PRIVATE equity leaders said their industry could take years to return to blockbuster buyout deals yesterday, as funds shrink and deal numbers come back to earth in the wake of the financial crisis.
Lionel Assant, Blackstone’s senior managing director in private equity, told the annual summit of the British Private Equity and Venture Capital Association (BVCA) that $20bn (£12.8bn) deals may be gone for good.
“Today volumes are lower – we will see big buyouts again, but I don’t know if it’s in one, three or five years,” he said.
Stefano Pessina, executive chairman of private equity-owned Boots said Western nations are paying the price for the “disease of debt” and warned that anxiety over the financial crisis risks many more years of stagnation. He said people and governments were living in denial about the scale of their problems despite sweeping deficit-cutting measures across Europe.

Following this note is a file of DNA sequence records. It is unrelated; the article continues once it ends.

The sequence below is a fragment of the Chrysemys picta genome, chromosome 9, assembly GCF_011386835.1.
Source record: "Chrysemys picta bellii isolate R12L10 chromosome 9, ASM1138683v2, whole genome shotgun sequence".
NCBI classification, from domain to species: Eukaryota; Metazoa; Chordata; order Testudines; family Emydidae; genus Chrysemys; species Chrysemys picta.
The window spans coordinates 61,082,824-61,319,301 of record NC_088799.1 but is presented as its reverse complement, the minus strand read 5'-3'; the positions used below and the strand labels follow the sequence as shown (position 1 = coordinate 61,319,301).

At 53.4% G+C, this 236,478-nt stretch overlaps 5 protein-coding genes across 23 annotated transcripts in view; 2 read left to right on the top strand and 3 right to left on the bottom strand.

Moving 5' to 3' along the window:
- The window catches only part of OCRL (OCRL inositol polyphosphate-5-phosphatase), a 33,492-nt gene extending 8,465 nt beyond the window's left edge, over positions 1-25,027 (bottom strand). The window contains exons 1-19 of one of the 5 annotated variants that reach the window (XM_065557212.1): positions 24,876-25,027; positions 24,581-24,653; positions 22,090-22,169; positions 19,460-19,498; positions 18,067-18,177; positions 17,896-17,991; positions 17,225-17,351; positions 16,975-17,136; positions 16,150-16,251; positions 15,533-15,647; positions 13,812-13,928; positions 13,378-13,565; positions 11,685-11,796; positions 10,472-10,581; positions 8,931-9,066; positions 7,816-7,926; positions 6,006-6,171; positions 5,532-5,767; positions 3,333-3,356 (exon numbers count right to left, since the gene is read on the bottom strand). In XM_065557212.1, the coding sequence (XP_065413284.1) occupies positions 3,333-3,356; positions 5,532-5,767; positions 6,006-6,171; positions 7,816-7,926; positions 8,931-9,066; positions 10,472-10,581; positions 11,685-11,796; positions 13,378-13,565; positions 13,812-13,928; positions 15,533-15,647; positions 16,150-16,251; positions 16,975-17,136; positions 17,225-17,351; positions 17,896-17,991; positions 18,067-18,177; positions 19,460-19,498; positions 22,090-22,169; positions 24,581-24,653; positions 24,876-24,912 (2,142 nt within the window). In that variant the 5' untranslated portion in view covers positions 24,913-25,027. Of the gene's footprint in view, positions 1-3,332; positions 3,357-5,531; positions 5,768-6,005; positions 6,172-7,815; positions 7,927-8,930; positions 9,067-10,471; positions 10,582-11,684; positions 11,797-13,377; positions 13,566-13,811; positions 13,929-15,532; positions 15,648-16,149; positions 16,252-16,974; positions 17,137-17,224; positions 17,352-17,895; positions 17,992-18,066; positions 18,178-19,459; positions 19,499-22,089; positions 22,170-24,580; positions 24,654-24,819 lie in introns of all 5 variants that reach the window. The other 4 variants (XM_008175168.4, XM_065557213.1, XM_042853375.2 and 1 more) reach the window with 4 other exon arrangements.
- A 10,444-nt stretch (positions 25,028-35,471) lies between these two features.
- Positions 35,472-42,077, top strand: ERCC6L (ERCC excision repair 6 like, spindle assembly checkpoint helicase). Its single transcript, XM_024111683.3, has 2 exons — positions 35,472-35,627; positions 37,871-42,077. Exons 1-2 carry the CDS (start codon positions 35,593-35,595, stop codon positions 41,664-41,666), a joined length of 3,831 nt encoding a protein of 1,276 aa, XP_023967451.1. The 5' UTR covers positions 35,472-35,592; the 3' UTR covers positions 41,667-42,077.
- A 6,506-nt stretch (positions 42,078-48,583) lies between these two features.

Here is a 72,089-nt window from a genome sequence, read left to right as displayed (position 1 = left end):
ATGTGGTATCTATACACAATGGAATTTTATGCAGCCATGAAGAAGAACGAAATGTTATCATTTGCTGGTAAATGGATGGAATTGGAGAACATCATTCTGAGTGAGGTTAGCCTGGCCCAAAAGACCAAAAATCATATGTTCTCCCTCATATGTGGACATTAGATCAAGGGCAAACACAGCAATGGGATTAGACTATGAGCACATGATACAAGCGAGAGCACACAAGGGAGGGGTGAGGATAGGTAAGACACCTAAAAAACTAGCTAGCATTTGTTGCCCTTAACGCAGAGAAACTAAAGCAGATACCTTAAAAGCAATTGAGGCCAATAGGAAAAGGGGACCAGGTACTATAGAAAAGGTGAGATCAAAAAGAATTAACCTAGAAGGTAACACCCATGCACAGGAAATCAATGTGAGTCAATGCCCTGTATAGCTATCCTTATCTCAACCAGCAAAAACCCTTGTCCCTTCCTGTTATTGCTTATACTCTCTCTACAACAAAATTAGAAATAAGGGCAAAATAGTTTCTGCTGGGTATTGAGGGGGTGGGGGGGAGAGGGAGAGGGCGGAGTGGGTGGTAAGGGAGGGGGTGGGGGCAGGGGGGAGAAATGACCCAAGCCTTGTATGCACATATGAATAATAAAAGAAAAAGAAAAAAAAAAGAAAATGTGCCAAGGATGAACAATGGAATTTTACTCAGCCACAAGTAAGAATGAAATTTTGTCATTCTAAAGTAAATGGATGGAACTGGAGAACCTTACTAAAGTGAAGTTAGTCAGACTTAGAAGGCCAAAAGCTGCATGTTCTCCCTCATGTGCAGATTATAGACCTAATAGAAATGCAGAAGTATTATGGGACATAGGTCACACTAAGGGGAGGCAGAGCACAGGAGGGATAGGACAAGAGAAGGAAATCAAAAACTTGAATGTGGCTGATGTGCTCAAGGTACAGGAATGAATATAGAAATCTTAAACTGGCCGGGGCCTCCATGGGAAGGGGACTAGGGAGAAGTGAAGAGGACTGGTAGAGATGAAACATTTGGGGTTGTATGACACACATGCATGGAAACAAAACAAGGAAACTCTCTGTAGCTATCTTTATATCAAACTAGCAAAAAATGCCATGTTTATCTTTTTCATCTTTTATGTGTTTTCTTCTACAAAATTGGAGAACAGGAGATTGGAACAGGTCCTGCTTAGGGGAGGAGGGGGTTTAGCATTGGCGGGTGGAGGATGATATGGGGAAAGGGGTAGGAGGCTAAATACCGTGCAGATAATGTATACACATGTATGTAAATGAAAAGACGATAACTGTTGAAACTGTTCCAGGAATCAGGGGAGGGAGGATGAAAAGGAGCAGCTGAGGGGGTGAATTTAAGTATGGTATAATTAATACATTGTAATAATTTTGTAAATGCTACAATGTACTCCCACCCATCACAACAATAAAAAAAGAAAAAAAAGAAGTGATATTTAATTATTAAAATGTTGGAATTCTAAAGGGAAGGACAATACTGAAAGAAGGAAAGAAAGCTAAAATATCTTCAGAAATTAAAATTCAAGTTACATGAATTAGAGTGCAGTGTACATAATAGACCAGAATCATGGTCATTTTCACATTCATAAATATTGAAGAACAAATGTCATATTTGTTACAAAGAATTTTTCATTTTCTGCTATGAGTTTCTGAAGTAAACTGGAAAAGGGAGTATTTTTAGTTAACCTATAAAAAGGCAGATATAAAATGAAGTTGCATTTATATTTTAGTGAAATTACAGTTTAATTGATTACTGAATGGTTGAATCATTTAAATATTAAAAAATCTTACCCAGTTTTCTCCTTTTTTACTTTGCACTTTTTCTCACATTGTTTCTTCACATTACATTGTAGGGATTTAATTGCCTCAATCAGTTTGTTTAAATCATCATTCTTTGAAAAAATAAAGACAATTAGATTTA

“The disease of debt has gone too far and we must find a cure. We should accept the fact the cure is not going to be easy... It will be very painful and we will risk years of downturn – although personally I am not a believer in a double-dip [recession].”
Pessina, who took Boots private with KKR for £11bn in 2007, said the pharmacy was in the best condition in its history but otherwise struck a gloomy tone in a rare public address at the summit.
Success depends on a balance between investment and cuts, he added, urging nations to tackle their debt and look to the future. “We have to move ahead and have to become more optimistic about our future which, for the time being, is not happening,” he said.